The D7100 is the long awaited upgrade to the two and a half year old D7000, a camera that didnï¿½t seem like much of a change from the D90. Given that the D90 is a camera that people look for even today, Nikon really had its hands full when it came to making a true, legitimate update to the series. The D7100, on paper looks like worthy of that title, but does it perform like one?
Nikon’s D90 was an incredible hit with photographers of all skill levels. Some would say it was for the form-factor, some for the image quality, and many would say it was for the video. What everyone would agree to is that it was one hell of a camera, one that people consider buying even today, five years after its release. The D7000 replaced the D90, but the successor shared a lot in common with its predecessor. Now we have with us the D7100, a camera built on the same DNA as the D90, but which probably resonates more with the D600 than the D7000 or the D90 for that matter. Nikon’s really stepped up its game with this one and we put it to the test.
Build and Ergonomics
The first thing that’s apparent about the D7100 is the much better grip on the back. The D7000 was a flat curve around the edge, but the D7100 also incorporates a gentle curve to keep the thumb from slipping off the grip. This is an excellent addition as we’ve shot with both cameras and the additional support for the thumb makes a world of a difference. Once you’ve moved past the thumb rest, you will notice that the back of the D7100 is absolutely identical to that of the D600. This is a much simpler and cleaner layout, with a dedicated thumb dial to change AF points and the movie button moves from the back to the top, right next to the shutter button.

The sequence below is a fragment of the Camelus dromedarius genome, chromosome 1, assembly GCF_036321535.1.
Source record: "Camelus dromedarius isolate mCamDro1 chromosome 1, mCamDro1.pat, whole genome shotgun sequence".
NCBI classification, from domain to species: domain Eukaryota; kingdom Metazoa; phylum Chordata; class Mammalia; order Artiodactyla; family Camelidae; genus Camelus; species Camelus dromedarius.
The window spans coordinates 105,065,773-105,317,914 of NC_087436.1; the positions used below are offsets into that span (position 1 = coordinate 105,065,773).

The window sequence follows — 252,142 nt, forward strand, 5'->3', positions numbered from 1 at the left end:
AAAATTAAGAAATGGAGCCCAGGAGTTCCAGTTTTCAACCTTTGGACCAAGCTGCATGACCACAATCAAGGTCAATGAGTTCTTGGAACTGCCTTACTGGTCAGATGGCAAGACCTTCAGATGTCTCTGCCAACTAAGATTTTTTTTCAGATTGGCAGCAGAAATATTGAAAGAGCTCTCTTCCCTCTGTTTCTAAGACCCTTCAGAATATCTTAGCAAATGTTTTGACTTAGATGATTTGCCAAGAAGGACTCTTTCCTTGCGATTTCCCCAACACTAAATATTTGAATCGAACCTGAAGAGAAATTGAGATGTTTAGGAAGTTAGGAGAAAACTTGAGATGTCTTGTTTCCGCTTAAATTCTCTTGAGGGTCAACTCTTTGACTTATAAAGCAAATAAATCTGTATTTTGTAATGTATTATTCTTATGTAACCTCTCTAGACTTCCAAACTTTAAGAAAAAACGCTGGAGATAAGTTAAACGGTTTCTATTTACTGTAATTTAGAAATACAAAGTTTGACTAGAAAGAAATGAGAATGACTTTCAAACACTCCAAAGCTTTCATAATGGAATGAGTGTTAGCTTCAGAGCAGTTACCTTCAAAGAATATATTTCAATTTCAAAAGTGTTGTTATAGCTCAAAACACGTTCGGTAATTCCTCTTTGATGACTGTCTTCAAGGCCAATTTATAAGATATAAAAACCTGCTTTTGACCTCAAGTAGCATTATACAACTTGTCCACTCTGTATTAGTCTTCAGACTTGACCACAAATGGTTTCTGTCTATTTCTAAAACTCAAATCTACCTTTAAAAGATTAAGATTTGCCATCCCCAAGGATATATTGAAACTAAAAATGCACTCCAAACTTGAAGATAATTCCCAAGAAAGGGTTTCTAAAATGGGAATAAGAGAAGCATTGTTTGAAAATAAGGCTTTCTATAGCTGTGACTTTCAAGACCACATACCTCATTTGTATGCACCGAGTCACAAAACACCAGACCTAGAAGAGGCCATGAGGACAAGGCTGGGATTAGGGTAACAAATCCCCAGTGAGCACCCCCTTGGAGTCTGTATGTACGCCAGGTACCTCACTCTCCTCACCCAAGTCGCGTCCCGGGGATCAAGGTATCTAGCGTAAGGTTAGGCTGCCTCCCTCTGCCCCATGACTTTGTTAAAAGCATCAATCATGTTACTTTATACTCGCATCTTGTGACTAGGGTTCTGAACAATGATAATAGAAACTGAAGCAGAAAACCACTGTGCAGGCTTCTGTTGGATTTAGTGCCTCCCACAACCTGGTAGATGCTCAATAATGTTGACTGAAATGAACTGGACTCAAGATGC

Holding the D7100 feels like you’re wielding something hefty, something that’s build to last. The body is full magnesium alloy, the stuff that has allowed photographers to turn their cameras into weapons of self-defence for years. The D7100 also improves on the D7000’s already substantial weather sealing, making the camera near impervious to the elements. Of course, the weather sealing on the camera is only complete when a weather sealed lens is mounted on the camera. The included 18-105mm f/3.5-5.6 kit lens is NOT weather sealed.